There’s a pivotal scene in University of Death where the muso-technology geek at the heart of the story struggles to persuade the venal record industry boss to buy-in to a groundbreaking new scheme that will change the industry forever. To accomplish this, the geek plays the boss a new composition, which has been engineered to embody the latter’s favourite musical tropes — to push his buttons, if you will.
Without giving too much away, it works. The boss, called Clive
in a knowing nod to a well-known industry mogul [Sean assures me no such nod was intended and any similarity to persons living or dead is entirely coincidental…], takes the bait and employs the geek to create more of these personalised sure-fire hits. Not just to create them, in fact, but to seed them virally through targeted online discussions.
I felt an uncanny doubling of the impact of this scene. The book touches on so many of the themes that interest me, and which I wrote about in Net, Blogs and Rock’n’Roll, that I began to wonder if a very clever geek had written it for the express purpose of pushing my buttons. It had, after all, reached me via a well-targeted email from a software bot claiming to be a writer called Sean McManus, who comes complete with a convincing back story.
Here’s a couple of examples of how this canny piece of Artificial Intelligence works. It has taken my old blog post about listener behaviours and reframed it in part of the caustic portrait of record company cynicism:
“Our research shows that 32% of our customers buy music largely because it is fashionable,” said [Clive’s employee] Jake. “Risky business! Fashions change! 43% use music to drown out other noise, putting us in direct competition with earplugs which cost a fraction of the price. A full 4% of those surveyed only played music to ‘mask the sounds of their love-making from neighbours or flat sharers’. So now you know why those live albums are such a hard sell.” He gave in to a self-indulgent chuckle. “Nobody wants to grunt to the finale with 100,000 people cheering only to have them demand an encore, hey guys?” He had clenched his fist as he said ‘grunt’ and waited at the end of the sentence for a wave of laughter to sweep the room. It didn’t.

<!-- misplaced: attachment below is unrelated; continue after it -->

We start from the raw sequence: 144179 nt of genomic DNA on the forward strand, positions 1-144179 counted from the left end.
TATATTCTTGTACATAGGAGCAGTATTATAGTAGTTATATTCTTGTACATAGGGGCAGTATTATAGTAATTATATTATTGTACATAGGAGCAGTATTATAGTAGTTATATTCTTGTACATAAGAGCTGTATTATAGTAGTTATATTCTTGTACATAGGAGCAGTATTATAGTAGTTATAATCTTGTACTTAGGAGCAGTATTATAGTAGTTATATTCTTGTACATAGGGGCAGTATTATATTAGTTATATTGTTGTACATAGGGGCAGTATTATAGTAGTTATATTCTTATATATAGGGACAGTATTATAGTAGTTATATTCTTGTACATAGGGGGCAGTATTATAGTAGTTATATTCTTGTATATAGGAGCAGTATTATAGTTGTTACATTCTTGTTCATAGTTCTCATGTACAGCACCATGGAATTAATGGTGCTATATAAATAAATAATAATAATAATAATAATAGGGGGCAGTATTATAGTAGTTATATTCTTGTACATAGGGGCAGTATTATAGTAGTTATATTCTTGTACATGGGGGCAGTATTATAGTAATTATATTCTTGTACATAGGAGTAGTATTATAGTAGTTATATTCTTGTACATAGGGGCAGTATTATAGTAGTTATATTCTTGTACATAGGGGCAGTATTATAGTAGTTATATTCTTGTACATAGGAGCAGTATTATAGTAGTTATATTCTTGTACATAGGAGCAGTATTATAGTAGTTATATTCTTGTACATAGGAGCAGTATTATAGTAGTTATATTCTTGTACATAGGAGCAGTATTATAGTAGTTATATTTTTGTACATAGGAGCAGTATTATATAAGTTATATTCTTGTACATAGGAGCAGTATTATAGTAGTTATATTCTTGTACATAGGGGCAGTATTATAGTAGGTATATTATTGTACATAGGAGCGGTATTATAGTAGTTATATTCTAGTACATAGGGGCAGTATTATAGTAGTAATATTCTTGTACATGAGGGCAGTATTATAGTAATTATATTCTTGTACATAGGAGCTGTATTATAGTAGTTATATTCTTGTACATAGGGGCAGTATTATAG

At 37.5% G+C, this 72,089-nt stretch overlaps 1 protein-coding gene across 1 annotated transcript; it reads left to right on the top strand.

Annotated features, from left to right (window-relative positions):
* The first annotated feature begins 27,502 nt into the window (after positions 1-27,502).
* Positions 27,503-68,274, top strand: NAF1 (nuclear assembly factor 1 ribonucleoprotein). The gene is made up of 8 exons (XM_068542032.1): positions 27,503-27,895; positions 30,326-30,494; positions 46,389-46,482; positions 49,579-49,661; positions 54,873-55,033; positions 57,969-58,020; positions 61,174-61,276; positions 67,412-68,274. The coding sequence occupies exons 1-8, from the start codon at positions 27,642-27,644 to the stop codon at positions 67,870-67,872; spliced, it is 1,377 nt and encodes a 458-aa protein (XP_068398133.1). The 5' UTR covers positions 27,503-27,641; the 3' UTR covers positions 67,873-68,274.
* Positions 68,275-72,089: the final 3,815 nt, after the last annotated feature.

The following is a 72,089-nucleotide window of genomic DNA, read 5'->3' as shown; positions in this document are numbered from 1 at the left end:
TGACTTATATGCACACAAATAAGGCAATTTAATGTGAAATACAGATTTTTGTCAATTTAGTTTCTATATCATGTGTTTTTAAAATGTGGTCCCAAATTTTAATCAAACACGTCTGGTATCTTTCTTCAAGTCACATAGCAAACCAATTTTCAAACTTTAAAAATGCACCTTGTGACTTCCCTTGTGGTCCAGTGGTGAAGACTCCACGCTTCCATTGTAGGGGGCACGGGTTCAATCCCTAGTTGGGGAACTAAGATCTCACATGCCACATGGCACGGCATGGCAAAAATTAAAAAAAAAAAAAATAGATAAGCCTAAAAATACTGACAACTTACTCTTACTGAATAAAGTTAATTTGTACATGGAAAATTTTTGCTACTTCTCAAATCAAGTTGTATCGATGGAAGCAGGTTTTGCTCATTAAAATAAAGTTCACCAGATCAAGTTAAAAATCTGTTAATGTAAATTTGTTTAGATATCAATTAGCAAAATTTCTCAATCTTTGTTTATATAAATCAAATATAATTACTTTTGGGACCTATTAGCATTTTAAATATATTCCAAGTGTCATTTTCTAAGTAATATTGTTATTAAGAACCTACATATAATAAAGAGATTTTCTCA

My post about Pandora and the ‘music genome’ has been developed in an interesting way, imagining that cracking the genetic code of music could be used, not just for recommender systems based on existing music (like Pandora), but for synthesising new musical ‘life’, Jurassic Park style.
“It’s not combining tracks, it’s creating completely new songs. It uses information about what typifies an artist, and what defines a particular track. It’s like analysing musical DNA. My program has in-built synthesiser and sequencing software which it uses to make music consistent with that DNA. It’s even got a number of voice synthesisers so it can simulate human vocals. You just feed it a seed melody, and it’s away.”
That’s not the half of it, though, as ‘Sean McManus’ has woven multiple strands together in his story. University of Death, the band that gives the book it’s title, are a cult phenomenon committed to ‘authentic’ music. However, Dove, their a charismatic leader is teetering on the brink of creative atrophy. He eventually comes face-to-face with the best — but more often the worst — that comes with having fans that take their dedication to all-consuming levels. One of the members of the cult is Jonathan, the ruthless and streetwise geek with the know-how to push Clive’s buttons. Another is Simon, a feckless and guileless wannabe musician who has to be prodded into action by Fred, his keyboard-playing not-quite-girlfriend.